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Olympics attack aimed at disruption, say Cisco researchers Featured

Researchers at Cisco's Talos Group say they are fairly sure that a cyber attack during the opening ceremony of the Winter Olympics on Friday, using Windows malware, was only aimed at disrupting proceedings and did not involve any data destruction or exfiltration.

Talos Group researchers Warren Mercer and Paul Rascagneres wrote that the malware which had disrupted proceedings — which they dubbed Olympic Destroyer — could not be attributed to any one country with absolute certainty.

The Guardian  reported that the attack resulted Wi-Fi dropping out at the main Pyeonchang Olympic Stadium shortly before the opening ceremony, making it impossible for users to access information or print their tickets.

Television and Internet services were similarly affected and things returned to normal only after 12 hours.

The Guardian report said there had been concerns that the attack came from Russia, as a means of taking revenge for the fact that Russian athletes were banned from the games, because of state-sponsored doping at the previous games in Sochi, Russia, in 2014.

An official spokesperson, Sung Baik-you, made no comment on who was behind the attack, but said: “There was a cyber attack and the server was updated yesterday during the day and we have the cause of the problem.

“They know what happened and this is a usual thing during the Olympic Games. We are not going to reveal the source.

“We are taking secure operations and, in line with best practice, we’re not going to comment on the issue because it is an issue that we are dealing with,” he said.

“We wouldn’t start giving you the details of an investigation before it is coming to an end, particularly if it was on security which, at these games, is incredibly important.”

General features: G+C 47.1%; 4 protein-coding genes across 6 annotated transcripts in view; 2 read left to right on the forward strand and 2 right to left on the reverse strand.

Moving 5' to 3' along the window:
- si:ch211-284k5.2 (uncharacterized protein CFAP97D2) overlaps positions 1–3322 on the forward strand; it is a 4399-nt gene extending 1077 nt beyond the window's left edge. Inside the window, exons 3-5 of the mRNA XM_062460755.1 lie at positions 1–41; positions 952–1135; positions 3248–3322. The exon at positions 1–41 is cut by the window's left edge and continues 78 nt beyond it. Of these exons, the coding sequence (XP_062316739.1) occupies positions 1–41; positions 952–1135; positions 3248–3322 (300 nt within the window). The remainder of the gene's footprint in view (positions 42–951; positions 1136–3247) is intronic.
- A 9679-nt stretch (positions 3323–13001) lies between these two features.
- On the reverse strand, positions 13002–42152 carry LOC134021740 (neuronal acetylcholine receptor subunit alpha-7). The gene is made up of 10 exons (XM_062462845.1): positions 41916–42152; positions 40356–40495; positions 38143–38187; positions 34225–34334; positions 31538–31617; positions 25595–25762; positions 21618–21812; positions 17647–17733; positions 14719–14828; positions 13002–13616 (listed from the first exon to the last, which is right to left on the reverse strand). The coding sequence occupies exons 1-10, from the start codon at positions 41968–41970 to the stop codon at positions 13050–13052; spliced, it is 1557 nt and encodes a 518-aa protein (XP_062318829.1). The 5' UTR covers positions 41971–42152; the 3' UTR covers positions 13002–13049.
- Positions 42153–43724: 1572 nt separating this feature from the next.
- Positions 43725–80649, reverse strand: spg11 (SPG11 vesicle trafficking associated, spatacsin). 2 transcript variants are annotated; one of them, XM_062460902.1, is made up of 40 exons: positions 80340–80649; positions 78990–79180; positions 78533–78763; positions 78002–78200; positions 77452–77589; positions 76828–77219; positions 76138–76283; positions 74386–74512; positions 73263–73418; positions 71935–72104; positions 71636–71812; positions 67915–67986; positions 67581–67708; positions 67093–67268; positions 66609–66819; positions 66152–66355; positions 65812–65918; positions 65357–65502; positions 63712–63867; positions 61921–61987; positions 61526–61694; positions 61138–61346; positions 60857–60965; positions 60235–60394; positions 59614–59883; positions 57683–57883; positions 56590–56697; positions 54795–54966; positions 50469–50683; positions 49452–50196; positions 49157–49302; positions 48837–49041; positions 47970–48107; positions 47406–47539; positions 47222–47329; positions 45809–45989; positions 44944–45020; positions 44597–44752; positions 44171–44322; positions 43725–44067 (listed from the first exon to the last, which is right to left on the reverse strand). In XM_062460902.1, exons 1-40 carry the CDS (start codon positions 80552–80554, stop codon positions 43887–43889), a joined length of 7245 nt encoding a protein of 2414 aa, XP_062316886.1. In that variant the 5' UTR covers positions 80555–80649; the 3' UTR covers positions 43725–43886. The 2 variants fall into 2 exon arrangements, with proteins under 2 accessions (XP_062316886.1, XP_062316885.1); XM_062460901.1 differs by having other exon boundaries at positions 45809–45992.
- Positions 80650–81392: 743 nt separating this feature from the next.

Mercer and Rascagneres said the samples they had analysed appeared to perform only destructive functionality.

"There does not appear to be any exfiltration of data. Analysis shows that actors are again favouring legitimate pieces of software as PsExec functionality is identified within the sample," they said.

"The destructive nature of this malware aims to render the machine unusable by deleting shadow copies, event logs and trying to use PsExec & WMI to further move through the environment. This is something we have witnessed previously with BadRabbit and Nyetya."

There was no comment from either the organisers or the researchers as to why such a big event had Windows computers facing the Internet and not behind a demilitarised zone.

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Sam Varghese

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Sam Varghese has been writing for iTWire since 2006, a year after the sitecame into existence. For nearly a decade thereafter, he wrote mostly about free and open source software, based on his own use of this genre of software. Since May 2016, he has been writing across many areas of technology. He has been a journalist for nearly 40 years in India (Indian Express and Deccan Herald), the UAE (Khaleej Times) and Australia (Daily Commercial News (now defunct) and The Age). His personal blog is titled Irregular Expression.

 

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